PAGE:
I’m thinking of people like Amelia Boynton who was beaten, tear-gassed, and left for dead during the Bloody Sunday March. Ms. Boynton lived to tell her story and she is now 103 years old. But it is up to people like you and me to build our Museum to make sure her brave story lives on forever.

That is why the Museum embarked on the very important task of interviewing people who were foot soldiers in the Civil Rights Movement, to give them the chance to tell their stories and have them preserved and shared in ways that resonate with people from all backgrounds.

So as we spend this month commemorating the heroes who courageously marched from Selma to Montgomery in 1965, please take your celebration one step further by making a special contribution of $ 25 or more to the Museum that will forever share this important history with the world.

On behalf of the entire Museum, thank you again for your leadership and support.
All the best,

Lonnie_Signature.jpg
Lonnie G. Bunch
Founding Director

The Only African American Automobile Company! ~~ Lonnie G. Bunch at The NMAAHC- in memory of Black History


NMAAHC -- National Museum of African American History and Culture

Lonnie Bunch, museum director, historian, lecturer, and author, is proud to present A Page from Our American Story, a regular on-line series for Museum supporters. It will showcase individuals and events in the African American experience, placing these stories in the context of a larger story — our American story.
A Page From Our American Story
At the dawn of the Automobile Age in the early 20th century, hundreds of small auto companies sprouted up across America as entrepreneurs recognized that society was transitioning from horse-drawn carriages to transportation powered by the internal combustion engine. Some of these early companies grew to become giants that are still with us today, such as Ford and Chevrolet. Many others remained small, struggling to compete against the assembly lines of the larger manufacturers.One such company was C.R. Patterson & Sons of Greenfield, Ohio, makers of the Patterson-Greenfield automobile from 1915 to 1918. Though its name is little recognized today, there is in fact a very important reason to ensure that it is not lost to history: it was, and remains to this day,the only African American owned and operated automobile company.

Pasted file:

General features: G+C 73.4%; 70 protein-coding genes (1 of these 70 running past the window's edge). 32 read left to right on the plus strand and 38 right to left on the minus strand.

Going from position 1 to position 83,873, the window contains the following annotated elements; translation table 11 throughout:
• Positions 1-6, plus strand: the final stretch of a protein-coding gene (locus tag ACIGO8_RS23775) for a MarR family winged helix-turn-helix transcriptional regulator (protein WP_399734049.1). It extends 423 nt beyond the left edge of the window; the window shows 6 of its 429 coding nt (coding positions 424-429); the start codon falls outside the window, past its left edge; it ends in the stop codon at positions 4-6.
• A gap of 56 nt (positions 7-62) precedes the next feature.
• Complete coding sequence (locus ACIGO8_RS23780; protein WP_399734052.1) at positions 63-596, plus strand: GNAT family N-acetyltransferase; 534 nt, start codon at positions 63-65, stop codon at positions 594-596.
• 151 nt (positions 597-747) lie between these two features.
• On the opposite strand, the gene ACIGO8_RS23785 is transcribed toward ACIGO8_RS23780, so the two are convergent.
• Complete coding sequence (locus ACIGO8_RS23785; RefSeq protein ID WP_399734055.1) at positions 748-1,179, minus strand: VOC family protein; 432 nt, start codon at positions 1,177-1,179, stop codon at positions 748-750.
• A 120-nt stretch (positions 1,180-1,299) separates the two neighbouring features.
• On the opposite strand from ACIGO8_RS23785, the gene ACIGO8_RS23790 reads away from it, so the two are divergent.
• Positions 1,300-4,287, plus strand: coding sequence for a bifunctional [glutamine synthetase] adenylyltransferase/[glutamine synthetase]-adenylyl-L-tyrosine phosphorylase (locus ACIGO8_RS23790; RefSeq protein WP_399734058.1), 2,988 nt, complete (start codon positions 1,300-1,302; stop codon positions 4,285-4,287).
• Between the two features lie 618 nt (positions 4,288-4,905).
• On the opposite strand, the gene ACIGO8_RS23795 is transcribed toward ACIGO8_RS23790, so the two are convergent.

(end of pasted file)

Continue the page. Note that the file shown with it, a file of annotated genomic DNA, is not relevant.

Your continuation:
Frederick Patterson with a prototype of the Patterson-Greenfield automobile.

Charles Richard Patterson was born into slavery on a Virginia plantation in 1833. Not much is known about his life on the plantation, and historians have to sift through conflicting reports about how he came to settle in Greenfield, Ohio, a town with strong abolitionist sympathies. Some say his family arrived in the 1840s, possibly after purchasing their freedom; others suggest Patterson alone escaped in 1861. In any case, he learned the skills of the blacksmith and found work in the carriage-making trade, where he developed a reputation for building a high quality product. In 1873, he formed a business partnership with another carriage maker in town, J.P. Lowe, who was white, and eventually became sole proprietor of the renamed C.R. Patterson & Sons in 1893. It was a successful business employing an integrated workforce of 35-50 by the turn of the century, and Charles Patterson became a prominent and respected citizen in Greenfield. His catalog listed some 28 models, from simple open buggies to larger and more expensive closed carriages for doctors and other professionals.